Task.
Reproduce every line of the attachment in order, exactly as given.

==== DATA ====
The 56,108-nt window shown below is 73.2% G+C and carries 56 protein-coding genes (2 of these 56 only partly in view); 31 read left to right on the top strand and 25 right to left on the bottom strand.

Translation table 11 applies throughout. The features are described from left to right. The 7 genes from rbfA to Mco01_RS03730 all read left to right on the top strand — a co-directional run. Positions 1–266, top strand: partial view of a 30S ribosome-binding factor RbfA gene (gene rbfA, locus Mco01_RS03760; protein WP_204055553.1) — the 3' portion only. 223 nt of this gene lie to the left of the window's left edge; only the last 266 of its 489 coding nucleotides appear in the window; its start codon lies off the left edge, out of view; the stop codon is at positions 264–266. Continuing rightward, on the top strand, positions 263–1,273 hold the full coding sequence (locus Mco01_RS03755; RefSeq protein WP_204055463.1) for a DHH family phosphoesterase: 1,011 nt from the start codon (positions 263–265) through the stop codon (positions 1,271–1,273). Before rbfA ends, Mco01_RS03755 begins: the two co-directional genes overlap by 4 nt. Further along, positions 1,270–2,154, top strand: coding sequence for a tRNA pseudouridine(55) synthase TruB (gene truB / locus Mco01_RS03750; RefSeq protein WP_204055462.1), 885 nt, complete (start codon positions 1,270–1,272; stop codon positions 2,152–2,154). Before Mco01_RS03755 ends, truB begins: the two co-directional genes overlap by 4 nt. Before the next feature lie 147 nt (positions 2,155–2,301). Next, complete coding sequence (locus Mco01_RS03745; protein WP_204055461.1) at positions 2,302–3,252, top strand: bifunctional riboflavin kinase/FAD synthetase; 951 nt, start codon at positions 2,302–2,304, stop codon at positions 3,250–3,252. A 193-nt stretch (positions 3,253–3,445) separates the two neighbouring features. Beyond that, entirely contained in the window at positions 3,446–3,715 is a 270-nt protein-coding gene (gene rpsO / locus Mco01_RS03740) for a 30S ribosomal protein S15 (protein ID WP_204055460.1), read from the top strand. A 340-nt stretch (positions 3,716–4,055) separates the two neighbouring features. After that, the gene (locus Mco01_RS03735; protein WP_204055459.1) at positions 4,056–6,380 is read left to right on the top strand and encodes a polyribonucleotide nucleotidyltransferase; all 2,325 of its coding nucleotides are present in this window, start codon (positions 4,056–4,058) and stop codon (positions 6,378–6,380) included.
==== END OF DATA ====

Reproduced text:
The 56,108-nt window shown below is 73.2% G+C and carries 56 protein-coding genes (2 of these 56 only partly in view); 31 read left to right on the top strand and 25 right to left on the bottom strand.

Translation table 11 applies throughout. The features are described from left to right. The 7 genes from rbfA to Mco01_RS03730 all read left to right on the top strand — a co-directional run. Positions 1–266, top strand: partial view of a 30S ribosome-binding factor RbfA gene (gene rbfA, locus Mco01_RS03760; protein WP_204055553.1) — the 3' portion only. 223 nt of this gene lie to the left of the window's left edge; only the last 266 of its 489 coding nucleotides appear in the window; its start codon lies off the left edge, out of view; the stop codon is at positions 264–266. Continuing rightward, on the top strand, positions 263–1,273 hold the full coding sequence (locus Mco01_RS03755; RefSeq protein WP_204055463.1) for a DHH family phosphoesterase: 1,011 nt from the start codon (positions 263–265) through the stop codon (positions 1,271–1,273). Before rbfA ends, Mco01_RS03755 begins: the two co-directional genes overlap by 4 nt. Further along, positions 1,270–2,154, top strand: coding sequence for a tRNA pseudouridine(55) synthase TruB (gene truB / locus Mco01_RS03750; RefSeq protein WP_204055462.1), 885 nt, complete (start codon positions 1,270–1,272; stop codon positions 2,152–2,154). Before Mco01_RS03755 ends, truB begins: the two co-directional genes overlap by 4 nt. Before the next feature lie 147 nt (positions 2,155–2,301). Next, complete coding sequence (locus Mco01_RS03745; protein WP_204055461.1) at positions 2,302–3,252, top strand: bifunctional riboflavin kinase/FAD synthetase; 951 nt, start codon at positions 2,302–2,304, stop codon at positions 3,250–3,252. A 193-nt stretch (positions 3,253–3,445) separates the two neighbouring features. Beyond that, entirely contained in the window at positions 3,446–3,715 is a 270-nt protein-coding gene (gene rpsO / locus Mco01_RS03740) for a 30S ribosomal protein S15 (protein ID WP_204055460.1), read from the top strand. A 340-nt stretch (positions 3,716–4,055) separates the two neighbouring features. After that, the gene (locus Mco01_RS03735; protein WP_204055459.1) at positions 4,056–6,380 is read left to right on the top strand and encodes a polyribonucleotide nucleotidyltransferase; all 2,325 of its coding nucleotides are present in this window, start codon (positions 4,056–4,058) and stop codon (positions 6,378–6,380) included.